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Here's part of a conversation:

Mrs. Parker: Can't we get a loan from the bank?
Mr. Parker: Actually, I asked them the other day.
Mrs. Parker: What did they answer?
Mr. Parker: They said I didn't have enough credit with the bank.

I looked credit up in Merriam-Webster's Learner's Dictionary and found the following:

a record of how well you have paid your bills in the past

Is this the right meaning in this context?

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a record of how well you have paid your bills in the past

Is this the right meaning [of credit] in this context?

Not exactly. Your credit, properly, expresses the degree of faith which somebody has in you—in the bank's case, the degree of its faith that you will repay a loan. Your "credit history"—your past record of paying your obligations—is no doubt an important contributor to that faith, but there are other factors the bank also considers, such as your income and your employment prospects, and what assets you can put up for security.

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    Then the following definition seems better: the status of being trusted to pay back money to somebody who lends it to you. Source: Oxford Advanced Learner's Dictionary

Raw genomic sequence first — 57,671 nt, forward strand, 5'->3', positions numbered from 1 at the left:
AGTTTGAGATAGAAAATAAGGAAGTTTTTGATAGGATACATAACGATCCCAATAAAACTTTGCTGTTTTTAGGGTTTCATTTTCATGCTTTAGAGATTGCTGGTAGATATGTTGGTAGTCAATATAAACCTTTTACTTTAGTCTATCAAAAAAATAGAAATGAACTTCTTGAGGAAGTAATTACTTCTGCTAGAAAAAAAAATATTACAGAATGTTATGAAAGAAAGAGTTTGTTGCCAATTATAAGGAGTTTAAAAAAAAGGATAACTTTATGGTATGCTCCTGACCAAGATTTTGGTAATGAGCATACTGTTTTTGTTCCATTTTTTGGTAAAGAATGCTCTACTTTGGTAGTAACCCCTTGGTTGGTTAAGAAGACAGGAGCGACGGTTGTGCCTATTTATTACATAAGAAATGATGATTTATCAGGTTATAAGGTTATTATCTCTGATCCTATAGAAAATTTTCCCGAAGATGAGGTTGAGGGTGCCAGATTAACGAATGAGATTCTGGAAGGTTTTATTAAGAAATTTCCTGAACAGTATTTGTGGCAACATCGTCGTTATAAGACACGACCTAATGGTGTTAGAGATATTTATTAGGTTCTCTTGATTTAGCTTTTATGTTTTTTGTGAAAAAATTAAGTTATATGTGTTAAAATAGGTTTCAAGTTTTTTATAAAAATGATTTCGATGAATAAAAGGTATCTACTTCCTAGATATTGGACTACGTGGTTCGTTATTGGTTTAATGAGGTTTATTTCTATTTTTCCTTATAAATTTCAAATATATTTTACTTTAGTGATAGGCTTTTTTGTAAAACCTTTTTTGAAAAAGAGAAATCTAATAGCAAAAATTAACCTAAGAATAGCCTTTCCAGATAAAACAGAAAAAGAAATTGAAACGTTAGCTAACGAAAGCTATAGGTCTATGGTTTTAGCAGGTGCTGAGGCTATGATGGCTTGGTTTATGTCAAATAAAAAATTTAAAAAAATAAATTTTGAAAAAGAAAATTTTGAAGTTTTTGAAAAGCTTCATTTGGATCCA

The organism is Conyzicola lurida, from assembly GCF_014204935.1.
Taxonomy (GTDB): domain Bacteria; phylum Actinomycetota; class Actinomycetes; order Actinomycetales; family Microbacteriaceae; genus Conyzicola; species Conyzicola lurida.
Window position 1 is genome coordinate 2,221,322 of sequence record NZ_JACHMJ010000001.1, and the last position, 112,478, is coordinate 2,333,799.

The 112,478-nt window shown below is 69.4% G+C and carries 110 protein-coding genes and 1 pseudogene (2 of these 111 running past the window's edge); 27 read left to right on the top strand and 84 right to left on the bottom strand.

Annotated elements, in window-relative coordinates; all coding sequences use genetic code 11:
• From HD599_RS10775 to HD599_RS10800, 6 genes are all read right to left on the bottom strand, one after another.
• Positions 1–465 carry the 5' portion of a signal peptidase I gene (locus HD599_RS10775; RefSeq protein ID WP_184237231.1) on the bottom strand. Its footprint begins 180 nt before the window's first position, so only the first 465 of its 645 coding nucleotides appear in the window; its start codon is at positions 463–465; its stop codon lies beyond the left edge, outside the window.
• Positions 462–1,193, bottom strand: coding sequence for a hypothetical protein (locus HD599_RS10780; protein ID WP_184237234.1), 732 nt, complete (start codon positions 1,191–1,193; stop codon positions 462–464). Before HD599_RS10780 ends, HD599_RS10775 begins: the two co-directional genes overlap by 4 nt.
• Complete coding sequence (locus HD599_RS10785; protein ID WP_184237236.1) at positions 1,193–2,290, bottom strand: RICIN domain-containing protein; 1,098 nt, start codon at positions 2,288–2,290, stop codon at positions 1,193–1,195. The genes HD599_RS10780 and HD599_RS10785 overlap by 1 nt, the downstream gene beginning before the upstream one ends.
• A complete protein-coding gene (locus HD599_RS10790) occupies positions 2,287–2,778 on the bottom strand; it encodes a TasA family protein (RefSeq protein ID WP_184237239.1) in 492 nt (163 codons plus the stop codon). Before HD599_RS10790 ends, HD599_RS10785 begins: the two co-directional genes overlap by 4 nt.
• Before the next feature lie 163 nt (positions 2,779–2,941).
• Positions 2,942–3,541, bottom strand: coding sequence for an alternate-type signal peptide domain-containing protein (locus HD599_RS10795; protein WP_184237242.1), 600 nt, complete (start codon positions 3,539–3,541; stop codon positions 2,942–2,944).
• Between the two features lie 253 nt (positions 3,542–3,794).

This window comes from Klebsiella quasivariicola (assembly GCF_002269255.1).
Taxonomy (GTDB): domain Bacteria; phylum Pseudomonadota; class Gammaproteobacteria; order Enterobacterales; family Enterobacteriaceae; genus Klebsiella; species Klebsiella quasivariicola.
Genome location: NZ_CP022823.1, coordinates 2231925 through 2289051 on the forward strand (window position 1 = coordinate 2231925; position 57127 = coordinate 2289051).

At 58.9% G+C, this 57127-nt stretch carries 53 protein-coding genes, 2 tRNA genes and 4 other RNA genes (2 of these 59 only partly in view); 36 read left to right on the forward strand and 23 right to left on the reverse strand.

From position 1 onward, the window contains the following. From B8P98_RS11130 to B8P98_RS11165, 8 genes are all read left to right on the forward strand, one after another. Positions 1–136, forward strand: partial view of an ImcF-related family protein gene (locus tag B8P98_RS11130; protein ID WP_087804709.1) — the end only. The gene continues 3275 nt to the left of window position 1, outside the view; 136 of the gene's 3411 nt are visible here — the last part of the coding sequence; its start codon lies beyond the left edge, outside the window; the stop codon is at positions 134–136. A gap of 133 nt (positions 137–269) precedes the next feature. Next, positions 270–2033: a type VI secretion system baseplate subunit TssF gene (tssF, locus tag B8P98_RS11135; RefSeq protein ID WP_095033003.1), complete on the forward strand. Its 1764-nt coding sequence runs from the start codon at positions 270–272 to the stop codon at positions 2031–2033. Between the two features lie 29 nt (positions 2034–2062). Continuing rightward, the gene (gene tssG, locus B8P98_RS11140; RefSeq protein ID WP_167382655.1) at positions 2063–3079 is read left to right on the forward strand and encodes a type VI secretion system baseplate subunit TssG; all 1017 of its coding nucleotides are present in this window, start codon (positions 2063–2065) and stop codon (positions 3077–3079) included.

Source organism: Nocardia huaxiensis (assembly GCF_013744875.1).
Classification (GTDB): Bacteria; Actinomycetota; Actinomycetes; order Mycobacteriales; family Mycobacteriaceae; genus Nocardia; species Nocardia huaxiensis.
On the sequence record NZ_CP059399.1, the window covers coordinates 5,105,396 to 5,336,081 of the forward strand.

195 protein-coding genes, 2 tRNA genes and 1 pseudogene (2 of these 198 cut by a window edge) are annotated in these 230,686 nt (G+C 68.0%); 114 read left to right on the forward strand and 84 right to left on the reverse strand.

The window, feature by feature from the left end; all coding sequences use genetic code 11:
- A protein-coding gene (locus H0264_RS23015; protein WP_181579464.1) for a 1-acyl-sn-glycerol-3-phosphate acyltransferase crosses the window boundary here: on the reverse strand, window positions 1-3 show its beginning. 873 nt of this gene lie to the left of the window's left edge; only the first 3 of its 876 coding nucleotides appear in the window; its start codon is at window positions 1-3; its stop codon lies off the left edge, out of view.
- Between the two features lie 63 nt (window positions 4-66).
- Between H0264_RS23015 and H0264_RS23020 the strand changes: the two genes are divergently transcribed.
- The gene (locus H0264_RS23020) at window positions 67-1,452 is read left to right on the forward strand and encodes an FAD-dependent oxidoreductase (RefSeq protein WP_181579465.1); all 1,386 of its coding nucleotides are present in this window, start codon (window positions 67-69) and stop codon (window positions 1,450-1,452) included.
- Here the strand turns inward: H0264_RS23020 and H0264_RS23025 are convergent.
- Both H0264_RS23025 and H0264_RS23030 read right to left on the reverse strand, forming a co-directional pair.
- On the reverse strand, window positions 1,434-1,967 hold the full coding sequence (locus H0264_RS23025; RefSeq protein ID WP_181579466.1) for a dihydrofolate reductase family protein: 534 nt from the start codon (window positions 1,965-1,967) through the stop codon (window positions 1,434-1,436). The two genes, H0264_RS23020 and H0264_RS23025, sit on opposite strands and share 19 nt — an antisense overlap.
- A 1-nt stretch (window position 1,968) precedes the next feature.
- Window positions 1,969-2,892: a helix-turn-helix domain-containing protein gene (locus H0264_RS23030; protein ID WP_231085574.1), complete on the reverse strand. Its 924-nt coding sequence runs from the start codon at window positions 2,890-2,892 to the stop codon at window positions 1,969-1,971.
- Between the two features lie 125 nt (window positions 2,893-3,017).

– Mori
    Commented Apr 10, 2015 at 17:47
  • @Mori Yes, that's what banks mean when they speak of extending credit to borrowers. Commented Apr 10, 2015 at 21:19
  • credit has many meanings in other contexts, including well defined meanings in accounting. Just fyi, since it can be easy to get them confused. Commented Apr 12, 2015 at 2:20
  • I don't like your answer because you rebutted the suggested meaning by the OP, substituted it for another one, but the most important thing is that you didn't even try to explain why the meaning suggested by the OP is not right.
    – user1425
    Commented Dec 21, 2022 at 5:40

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